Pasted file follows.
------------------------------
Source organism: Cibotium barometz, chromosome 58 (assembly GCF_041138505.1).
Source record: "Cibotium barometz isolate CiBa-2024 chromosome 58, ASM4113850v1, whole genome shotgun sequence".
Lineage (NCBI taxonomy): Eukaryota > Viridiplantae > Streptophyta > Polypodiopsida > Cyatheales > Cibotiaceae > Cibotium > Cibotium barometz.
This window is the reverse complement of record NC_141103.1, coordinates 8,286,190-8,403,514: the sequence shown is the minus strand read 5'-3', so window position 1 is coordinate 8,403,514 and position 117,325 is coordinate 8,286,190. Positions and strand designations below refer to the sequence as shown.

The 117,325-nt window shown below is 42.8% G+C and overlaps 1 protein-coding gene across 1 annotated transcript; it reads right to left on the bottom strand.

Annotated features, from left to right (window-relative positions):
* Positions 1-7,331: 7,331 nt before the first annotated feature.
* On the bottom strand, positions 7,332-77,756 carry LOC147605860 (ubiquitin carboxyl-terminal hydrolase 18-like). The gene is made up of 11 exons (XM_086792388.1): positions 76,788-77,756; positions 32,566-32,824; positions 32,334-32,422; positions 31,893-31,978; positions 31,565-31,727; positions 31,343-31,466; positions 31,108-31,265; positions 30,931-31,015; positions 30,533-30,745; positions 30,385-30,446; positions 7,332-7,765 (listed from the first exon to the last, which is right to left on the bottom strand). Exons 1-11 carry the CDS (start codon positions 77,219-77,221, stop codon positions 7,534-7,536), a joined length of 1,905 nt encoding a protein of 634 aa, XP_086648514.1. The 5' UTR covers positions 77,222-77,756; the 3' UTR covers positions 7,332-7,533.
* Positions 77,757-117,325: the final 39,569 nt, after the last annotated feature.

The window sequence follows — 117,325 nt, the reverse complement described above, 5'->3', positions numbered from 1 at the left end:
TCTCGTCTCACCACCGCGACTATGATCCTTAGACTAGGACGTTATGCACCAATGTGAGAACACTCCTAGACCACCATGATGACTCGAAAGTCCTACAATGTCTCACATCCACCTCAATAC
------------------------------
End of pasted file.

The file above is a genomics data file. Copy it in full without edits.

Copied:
Source organism: Cibotium barometz, chromosome 58 (assembly GCF_041138505.1).
Source record: "Cibotium barometz isolate CiBa-2024 chromosome 58, ASM4113850v1, whole genome shotgun sequence".
Lineage (NCBI taxonomy): Eukaryota > Viridiplantae > Streptophyta > Polypodiopsida > Cyatheales > Cibotiaceae > Cibotium > Cibotium barometz.
This window is the reverse complement of record NC_141103.1, coordinates 8,286,190-8,403,514: the sequence shown is the minus strand read 5'-3', so window position 1 is coordinate 8,403,514 and position 117,325 is coordinate 8,286,190. Positions and strand designations below refer to the sequence as shown.

The 117,325-nt window shown below is 42.8% G+C and overlaps 1 protein-coding gene across 1 annotated transcript; it reads right to left on the bottom strand.

Annotated features, from left to right (window-relative positions):
* Positions 1-7,331: 7,331 nt before the first annotated feature.
* On the bottom strand, positions 7,332-77,756 carry LOC147605860 (ubiquitin carboxyl-terminal hydrolase 18-like). The gene is made up of 11 exons (XM_086792388.1): positions 76,788-77,756; positions 32,566-32,824; positions 32,334-32,422; positions 31,893-31,978; positions 31,565-31,727; positions 31,343-31,466; positions 31,108-31,265; positions 30,931-31,015; positions 30,533-30,745; positions 30,385-30,446; positions 7,332-7,765 (listed from the first exon to the last, which is right to left on the bottom strand). Exons 1-11 carry the CDS (start codon positions 77,219-77,221, stop codon positions 7,534-7,536), a joined length of 1,905 nt encoding a protein of 634 aa, XP_086648514.1. The 5' UTR covers positions 77,222-77,756; the 3' UTR covers positions 7,332-7,533.
* Positions 77,757-117,325: the final 39,569 nt, after the last annotated feature.

The window sequence follows — 117,325 nt, the reverse complement described above, 5'->3', positions numbered from 1 at the left end:
TCTCGTCTCACCACCGCGACTATGATCCTTAGACTAGGACGTTATGCACCAATGTGAGAACACTCCTAGACCACCATGATGACTCGAAAGTCCTACAATGTCTCACATCCACCTCAATAC